Alas, after much searching (literally years) I found them: two churches, both in the early stages of launching groups. They were in different cities and both 100 miles away. I struck up a relationship with Burt and Tony, each leading the groups charge in their congregations. Our relationship started by email, moved to phone calls, and eventually evolved to regularly meeting for breakfast. Each of us would get up extra early, drive more than an hour to meet, talk, and pray together in the dining room of a rural truck stop.

These meetings were life-giving for each of us. Together, we discovered that, though our congregations differed greatly, our group-life challenges were very similar. We were able to share “war stories” about what worked and what didn’t work. Together we would discuss our upcoming plans. We would compassionately speak into each other’s’ lives and ministries.

In 2007 I was at a small group conference when the speaker shared his vision for a network of small group point people meeting together for support and encouragement “so that nobody stands alone.” As they say, the rest is history. I found my place in the Small Group Network (SGN).

Today, there are literally thousands of small group point people connected through the Small Group Network website, newsletters, podcasts, and conferences.

And best of all, I get to help connect small group point people around the world with others in their area. We call it a local Huddle. You can connect as well. There are local Huddles meeting throughout the US, Canada, and literally around the world.

It’s simple to connect. Just go to http://www.SmallGroupNetwork.com and REGISTER. Then look at the map and find a Huddle near you and JOIN. If you don’t see a Huddle near you, shoot me an email and I will help you connect.

It worked for me; it can work for you. As a small group point person, there is no need to stand alone.

MORE POSTS FOR THE SMALL GROUP POINT PERSON

Is Your Group System Like a Baby or a Loaf of Bread?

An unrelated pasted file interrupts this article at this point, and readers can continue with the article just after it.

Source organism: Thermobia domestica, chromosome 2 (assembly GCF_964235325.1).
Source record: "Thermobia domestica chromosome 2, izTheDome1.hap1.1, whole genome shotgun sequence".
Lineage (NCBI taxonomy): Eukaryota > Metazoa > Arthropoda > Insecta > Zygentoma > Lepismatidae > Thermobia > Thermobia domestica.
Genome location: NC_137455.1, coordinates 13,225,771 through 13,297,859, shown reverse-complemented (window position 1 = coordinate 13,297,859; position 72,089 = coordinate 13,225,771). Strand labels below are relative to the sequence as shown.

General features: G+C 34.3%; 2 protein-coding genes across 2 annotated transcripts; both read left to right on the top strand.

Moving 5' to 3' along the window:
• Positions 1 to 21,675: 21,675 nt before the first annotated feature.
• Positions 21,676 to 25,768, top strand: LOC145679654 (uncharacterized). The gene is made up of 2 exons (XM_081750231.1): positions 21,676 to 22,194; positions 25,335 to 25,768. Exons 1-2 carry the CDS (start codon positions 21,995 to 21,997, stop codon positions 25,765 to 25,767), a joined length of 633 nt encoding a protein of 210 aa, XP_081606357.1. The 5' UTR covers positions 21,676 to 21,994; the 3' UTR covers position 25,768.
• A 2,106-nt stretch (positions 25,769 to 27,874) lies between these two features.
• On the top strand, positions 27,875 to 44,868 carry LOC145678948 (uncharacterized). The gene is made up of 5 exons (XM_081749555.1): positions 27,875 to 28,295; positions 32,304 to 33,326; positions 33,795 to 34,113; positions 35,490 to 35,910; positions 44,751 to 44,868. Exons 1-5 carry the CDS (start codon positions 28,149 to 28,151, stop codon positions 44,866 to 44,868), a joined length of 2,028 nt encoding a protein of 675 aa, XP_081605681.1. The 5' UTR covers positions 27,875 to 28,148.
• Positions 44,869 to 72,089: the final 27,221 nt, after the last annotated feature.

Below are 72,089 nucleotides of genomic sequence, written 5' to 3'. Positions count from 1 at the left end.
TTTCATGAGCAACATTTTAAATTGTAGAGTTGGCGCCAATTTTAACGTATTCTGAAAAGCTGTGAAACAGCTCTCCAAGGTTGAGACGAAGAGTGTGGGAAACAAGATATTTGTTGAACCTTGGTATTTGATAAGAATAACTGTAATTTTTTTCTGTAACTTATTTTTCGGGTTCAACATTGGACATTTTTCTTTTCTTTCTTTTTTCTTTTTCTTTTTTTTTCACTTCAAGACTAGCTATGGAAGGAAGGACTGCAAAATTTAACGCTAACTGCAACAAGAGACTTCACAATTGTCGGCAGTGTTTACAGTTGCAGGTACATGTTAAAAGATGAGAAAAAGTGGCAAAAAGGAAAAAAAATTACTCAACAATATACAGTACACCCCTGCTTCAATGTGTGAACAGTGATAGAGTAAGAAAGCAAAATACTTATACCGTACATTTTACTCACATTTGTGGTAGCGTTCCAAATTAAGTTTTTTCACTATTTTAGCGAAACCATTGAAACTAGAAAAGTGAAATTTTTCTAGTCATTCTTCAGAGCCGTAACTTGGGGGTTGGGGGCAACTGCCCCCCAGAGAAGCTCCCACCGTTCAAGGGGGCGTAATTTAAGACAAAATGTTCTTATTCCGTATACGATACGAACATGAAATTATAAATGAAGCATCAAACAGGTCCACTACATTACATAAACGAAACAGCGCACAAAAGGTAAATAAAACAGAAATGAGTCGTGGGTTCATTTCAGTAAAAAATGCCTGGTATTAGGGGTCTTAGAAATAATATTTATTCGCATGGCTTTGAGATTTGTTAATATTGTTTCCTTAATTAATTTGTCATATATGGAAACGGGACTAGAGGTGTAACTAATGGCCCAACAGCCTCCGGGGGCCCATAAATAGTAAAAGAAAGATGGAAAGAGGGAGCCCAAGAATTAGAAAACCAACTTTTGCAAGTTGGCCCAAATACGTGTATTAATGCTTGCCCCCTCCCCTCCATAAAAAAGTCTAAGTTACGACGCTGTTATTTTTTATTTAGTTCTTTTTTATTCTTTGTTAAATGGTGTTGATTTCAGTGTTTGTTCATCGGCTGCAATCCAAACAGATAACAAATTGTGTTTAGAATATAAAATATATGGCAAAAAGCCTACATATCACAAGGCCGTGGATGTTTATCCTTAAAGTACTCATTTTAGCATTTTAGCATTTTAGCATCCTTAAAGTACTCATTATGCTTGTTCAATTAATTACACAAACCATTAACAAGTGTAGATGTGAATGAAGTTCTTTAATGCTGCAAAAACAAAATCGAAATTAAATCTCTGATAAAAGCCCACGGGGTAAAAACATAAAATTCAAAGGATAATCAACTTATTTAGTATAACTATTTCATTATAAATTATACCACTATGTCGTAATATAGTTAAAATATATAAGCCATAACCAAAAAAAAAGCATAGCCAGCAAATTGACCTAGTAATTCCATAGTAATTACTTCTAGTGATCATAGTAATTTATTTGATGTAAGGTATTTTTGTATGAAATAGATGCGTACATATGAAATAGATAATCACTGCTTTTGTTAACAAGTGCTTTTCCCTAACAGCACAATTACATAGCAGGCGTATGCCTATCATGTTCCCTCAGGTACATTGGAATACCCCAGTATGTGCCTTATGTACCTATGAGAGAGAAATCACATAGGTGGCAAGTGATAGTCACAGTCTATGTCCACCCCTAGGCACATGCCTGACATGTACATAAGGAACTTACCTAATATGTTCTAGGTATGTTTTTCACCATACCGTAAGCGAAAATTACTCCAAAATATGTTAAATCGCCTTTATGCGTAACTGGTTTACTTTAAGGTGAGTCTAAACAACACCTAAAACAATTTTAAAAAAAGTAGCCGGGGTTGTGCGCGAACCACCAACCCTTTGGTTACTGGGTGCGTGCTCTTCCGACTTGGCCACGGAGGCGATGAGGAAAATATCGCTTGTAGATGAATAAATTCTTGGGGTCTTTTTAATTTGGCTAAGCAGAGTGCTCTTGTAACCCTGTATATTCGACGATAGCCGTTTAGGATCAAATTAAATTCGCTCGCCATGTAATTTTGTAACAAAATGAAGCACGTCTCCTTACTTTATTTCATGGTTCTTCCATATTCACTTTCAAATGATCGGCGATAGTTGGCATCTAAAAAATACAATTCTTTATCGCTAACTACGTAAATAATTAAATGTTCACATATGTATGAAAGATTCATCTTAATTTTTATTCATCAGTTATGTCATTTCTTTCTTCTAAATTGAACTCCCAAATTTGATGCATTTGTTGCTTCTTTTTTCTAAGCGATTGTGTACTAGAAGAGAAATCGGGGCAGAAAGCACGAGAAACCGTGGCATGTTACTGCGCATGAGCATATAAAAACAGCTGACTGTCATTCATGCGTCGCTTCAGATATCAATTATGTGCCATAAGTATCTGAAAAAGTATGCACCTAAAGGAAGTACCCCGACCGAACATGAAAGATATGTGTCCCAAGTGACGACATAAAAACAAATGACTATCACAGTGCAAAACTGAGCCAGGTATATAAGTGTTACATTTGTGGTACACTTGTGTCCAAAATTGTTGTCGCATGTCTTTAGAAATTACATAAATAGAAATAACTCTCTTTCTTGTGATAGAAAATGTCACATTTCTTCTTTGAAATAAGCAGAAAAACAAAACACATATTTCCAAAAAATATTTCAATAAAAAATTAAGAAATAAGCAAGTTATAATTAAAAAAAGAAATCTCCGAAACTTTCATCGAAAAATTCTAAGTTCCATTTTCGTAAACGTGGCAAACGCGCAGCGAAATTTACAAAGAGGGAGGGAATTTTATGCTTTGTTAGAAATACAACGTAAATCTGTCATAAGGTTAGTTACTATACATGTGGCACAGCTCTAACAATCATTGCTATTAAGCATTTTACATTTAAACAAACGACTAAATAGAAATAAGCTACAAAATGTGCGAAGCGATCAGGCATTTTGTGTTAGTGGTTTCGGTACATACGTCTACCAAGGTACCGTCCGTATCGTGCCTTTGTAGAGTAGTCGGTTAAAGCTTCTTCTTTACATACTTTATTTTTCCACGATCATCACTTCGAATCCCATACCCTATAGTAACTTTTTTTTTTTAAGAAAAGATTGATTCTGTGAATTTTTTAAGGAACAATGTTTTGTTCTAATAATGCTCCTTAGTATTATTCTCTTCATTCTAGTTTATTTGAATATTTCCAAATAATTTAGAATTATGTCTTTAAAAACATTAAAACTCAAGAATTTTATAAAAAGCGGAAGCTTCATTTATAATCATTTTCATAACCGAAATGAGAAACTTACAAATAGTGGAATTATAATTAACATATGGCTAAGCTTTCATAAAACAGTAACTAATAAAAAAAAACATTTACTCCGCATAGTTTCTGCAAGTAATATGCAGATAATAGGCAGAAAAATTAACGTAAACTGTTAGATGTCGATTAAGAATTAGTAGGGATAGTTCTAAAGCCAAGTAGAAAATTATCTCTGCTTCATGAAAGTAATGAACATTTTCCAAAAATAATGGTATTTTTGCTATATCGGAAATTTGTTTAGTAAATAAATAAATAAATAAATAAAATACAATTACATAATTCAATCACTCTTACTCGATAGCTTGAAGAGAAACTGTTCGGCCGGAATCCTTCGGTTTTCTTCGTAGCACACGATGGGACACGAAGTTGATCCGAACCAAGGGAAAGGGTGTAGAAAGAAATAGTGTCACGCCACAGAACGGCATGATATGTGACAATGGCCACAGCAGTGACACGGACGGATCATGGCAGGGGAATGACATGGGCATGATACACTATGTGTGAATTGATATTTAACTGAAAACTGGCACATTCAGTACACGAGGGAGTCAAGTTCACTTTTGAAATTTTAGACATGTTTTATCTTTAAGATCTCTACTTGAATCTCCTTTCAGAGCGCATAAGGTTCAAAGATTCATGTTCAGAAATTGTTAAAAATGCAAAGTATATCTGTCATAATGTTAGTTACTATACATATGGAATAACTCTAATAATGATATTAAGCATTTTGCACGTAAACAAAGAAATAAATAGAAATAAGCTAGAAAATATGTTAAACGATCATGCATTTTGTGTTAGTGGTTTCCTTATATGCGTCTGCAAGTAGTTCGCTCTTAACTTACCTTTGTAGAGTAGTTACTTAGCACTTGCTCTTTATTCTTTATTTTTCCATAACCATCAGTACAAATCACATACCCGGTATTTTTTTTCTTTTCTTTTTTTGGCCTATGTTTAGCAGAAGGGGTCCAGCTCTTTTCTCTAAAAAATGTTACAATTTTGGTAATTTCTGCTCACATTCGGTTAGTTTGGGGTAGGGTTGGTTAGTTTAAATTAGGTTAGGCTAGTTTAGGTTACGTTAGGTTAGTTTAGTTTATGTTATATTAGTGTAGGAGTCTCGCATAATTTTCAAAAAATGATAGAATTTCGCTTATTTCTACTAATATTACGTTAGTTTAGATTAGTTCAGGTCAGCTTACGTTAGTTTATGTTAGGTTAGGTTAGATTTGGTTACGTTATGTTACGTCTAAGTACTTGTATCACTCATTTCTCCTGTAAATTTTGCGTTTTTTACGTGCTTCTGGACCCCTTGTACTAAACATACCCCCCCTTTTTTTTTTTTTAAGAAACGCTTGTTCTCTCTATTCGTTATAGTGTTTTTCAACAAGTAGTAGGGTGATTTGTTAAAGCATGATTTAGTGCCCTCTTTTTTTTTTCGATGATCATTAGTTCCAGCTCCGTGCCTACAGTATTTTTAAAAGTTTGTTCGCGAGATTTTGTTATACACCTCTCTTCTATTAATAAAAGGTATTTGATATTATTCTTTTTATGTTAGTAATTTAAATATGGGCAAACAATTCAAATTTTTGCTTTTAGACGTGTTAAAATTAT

5 Ways to SERVE Your Leaders Well
10 Stupid Things That Are Keeping Your Small Group from Growing
What Every Small Group Leader Needs from their Small Group Pastor

Is Your Group System Like a Baby or a Loaf of Bread?

What Giving up Control Taught Me about Effective Group Ministry

GUEST POST by Allen White: http://allenwhite.org

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I hear a lot of pastors debate the need for a quality experience at the expense of connecting and growing the vast majority of their congregations and their communities into their group system. I also hear the reverse of this, which is, in order to embrace a large quantity of groups, then quality must somehow be sacrificed.

We approach ministry as if we have all the time in the world. Somehow we think our people will live forever, and so will the people our people need to reach for Christ. But let’s be honest, we don’t have the luxury of time.

The apostle Paul didn’t have the luxury of time either. Reviewing his journeys in the book of Acts, Paul never spent more than 6-18 months in any one location, yet in his quest to spread the gospel throughout the known world and to reach Spain, he put leaders in place everywhere he planted a church and then gave them the crash course on ministry. We would call this “quick and dirty” before we would call it “quality.” Paul gave them their marching orders and then basically instructed them, “Do the best you can. The Holy Spirit will guide you. If you run into trouble, then send me a letter.” Then, Paul was off to the next place.

In living with the tension between the quality and quantity of ministry, I want you to consider these words from Peter Drucker on the Profession of Management:

There are two different kinds of compromise. One is expressed in an old proverb, “Half a loaf of bread is better than no bread.” The other, in the story of the judgment of Solomon, is clearly based on the realization that “half a baby is worse than no baby at all.” In the first instance, the boundary conditions are still being satisfied. The purpose of bread is to provide food, and half a loaf is still food. Half a baby, however, does not satisfy the boundary conditions. For half a baby is not half of a living and growing child.

It is a waste of time to worry about what will be acceptable and what a decision maker should or should not say so as not to evoke resistance…. In other words, the decision maker gains nothing by starting out with the question, “What is acceptable?” For in the process of answering it, he or she usually gives away the important things and loses any chance to come up with an effective—let alone the right—answer.